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Analytical Chemistry

Vermilion’s Red-To-Gray Transformation

by Jyllian Kemsley
November 25, 2013 | APPEARED IN VOLUME 91, ISSUE 47

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Credit: Frederik Vanmeert/U Antwerp
A paint chip from a 14th-century Spanish mural shows its original red vermilion layer topped with gray.
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Credit: Frederik Vanmeert/U Antwerp
A paint chip from a 14th-century Spanish mural shows its original red vermilion layer topped with gray.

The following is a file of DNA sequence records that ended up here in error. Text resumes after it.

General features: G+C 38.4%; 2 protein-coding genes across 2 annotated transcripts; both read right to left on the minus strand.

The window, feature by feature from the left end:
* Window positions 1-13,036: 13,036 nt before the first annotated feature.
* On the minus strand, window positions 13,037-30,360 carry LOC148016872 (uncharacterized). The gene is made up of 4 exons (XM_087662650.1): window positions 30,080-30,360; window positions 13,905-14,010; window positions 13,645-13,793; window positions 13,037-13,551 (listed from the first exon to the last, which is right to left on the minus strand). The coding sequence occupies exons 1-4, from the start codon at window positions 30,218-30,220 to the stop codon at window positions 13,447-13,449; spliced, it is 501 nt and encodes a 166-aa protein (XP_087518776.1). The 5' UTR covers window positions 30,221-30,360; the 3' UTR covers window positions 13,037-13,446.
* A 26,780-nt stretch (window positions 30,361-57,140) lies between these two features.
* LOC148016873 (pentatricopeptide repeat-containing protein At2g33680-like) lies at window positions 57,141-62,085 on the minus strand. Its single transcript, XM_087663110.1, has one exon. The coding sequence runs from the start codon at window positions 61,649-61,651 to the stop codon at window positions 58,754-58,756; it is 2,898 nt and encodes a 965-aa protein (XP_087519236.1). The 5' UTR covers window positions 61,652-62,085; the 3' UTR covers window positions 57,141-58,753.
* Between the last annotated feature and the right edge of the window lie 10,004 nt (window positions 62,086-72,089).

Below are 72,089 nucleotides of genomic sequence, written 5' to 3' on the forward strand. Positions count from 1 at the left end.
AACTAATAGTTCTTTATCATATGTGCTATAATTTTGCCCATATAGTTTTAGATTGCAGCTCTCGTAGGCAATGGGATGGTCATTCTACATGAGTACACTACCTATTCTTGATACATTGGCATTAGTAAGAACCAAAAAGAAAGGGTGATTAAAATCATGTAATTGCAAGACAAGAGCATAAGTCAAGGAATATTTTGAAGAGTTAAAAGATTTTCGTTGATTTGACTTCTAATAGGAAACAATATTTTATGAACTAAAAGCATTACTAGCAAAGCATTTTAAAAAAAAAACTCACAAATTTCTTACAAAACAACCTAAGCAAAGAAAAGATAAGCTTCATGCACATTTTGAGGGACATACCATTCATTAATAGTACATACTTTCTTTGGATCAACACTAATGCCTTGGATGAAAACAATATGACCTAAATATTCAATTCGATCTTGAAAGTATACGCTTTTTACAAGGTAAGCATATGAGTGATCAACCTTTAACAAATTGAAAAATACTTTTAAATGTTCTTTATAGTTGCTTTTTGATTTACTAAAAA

The use of powdered mercury sulfide, HgS, as a brilliant red pigment dates to ancient times in both Europe and Asia. But vermilion, as the pigment is known in Europe, turns gray or black over time. Various analyses have turned up several mercury compounds as possible degradation products, but scientists seeking to understand the causes of pigment darkening and ways to avoid it lacked a mechanism. By combining X-ray diffraction and theoretical studies, a team led by Fabiana Da Pieve of the Free University of Brussels, in Belgium, and Conor Hogan of Italy’s National Research Council now proposes a pathway for the darkening process (Phys. Rev. Lett. 2013, DOI: 10.1103/physrevlett.111.208302). They suggest that Cl ions carried by water droplets in humid air adsorb onto the surface of HgS and form Hg3S2Cl2. Sulfur in Hg3S2Cl2 then reacts with O2 to form SO2, which escapes as a gas. Mercury atoms left behind form Hg34+ clusters that are stimulated by light to produce Hg and Hg2Cl2, which can liberate additional Hg. Hg is likely the source of the gray color, although additional experiments are necessary to confirm its presence, the researchers note.

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